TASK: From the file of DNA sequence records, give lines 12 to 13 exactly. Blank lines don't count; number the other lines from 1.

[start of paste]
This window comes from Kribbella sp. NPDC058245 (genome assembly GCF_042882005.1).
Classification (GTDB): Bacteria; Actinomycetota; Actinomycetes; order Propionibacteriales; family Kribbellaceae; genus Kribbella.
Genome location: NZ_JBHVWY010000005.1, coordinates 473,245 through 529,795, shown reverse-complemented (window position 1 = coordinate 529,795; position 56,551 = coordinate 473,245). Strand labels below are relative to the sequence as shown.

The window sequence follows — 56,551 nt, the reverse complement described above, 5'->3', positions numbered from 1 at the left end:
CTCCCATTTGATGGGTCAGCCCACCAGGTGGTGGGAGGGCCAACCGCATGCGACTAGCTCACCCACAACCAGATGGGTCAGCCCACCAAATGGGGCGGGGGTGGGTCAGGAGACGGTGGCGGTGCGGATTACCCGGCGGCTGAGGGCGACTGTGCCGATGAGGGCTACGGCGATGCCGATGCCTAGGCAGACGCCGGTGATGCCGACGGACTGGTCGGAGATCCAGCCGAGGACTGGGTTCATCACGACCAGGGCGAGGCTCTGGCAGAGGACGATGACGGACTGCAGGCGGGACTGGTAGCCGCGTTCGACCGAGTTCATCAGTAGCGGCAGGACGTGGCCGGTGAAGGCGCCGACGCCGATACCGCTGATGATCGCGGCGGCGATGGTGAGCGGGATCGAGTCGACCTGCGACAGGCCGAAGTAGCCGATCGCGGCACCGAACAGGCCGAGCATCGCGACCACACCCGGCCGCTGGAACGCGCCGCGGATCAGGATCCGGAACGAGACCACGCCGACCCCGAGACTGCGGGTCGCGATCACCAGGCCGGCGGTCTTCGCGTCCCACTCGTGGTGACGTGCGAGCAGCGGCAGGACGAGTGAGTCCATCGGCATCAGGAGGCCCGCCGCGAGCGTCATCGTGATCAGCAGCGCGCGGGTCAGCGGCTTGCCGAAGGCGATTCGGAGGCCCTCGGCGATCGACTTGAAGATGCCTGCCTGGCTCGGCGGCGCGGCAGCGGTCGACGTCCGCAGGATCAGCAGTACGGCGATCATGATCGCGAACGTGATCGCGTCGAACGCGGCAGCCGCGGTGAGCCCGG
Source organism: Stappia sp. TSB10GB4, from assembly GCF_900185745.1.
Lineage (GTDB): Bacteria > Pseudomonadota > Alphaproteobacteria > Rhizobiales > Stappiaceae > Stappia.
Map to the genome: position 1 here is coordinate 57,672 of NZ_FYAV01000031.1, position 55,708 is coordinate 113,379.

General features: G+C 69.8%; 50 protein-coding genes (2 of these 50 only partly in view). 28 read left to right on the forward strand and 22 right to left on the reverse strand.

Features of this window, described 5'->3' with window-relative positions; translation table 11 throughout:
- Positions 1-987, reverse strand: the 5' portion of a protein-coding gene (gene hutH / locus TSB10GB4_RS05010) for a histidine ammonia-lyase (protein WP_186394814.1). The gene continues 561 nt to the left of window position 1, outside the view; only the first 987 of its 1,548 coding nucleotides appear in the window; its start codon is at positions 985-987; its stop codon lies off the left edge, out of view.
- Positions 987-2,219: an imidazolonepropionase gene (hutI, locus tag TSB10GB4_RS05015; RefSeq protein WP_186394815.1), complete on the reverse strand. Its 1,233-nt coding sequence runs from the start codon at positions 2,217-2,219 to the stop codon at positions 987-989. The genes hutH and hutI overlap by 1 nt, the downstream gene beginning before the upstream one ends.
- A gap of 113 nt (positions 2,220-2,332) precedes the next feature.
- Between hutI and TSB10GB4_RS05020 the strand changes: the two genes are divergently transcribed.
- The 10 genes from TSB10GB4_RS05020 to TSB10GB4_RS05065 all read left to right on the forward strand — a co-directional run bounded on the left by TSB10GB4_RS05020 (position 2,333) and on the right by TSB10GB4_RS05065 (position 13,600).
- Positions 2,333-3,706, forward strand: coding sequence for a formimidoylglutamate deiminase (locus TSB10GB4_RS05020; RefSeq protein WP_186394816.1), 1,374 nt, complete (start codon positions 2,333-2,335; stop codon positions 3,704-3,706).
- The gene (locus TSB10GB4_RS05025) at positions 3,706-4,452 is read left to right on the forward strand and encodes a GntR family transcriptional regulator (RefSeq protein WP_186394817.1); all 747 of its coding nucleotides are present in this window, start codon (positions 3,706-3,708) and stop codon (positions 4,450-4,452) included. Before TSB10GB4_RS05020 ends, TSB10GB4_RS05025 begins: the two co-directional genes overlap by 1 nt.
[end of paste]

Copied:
- Positions 987-2,219: an imidazolonepropionase gene (hutI, locus tag TSB10GB4_RS05015; RefSeq protein WP_186394815.1), complete on the reverse strand. Its 1,233-nt coding sequence runs from the start codon at positions 2,217-2,219 to the stop codon at positions 987-989. The genes hutH and hutI overlap by 1 nt, the downstream gene beginning before the upstream one ends.
- A gap of 113 nt (positions 2,220-2,332) precedes the next feature.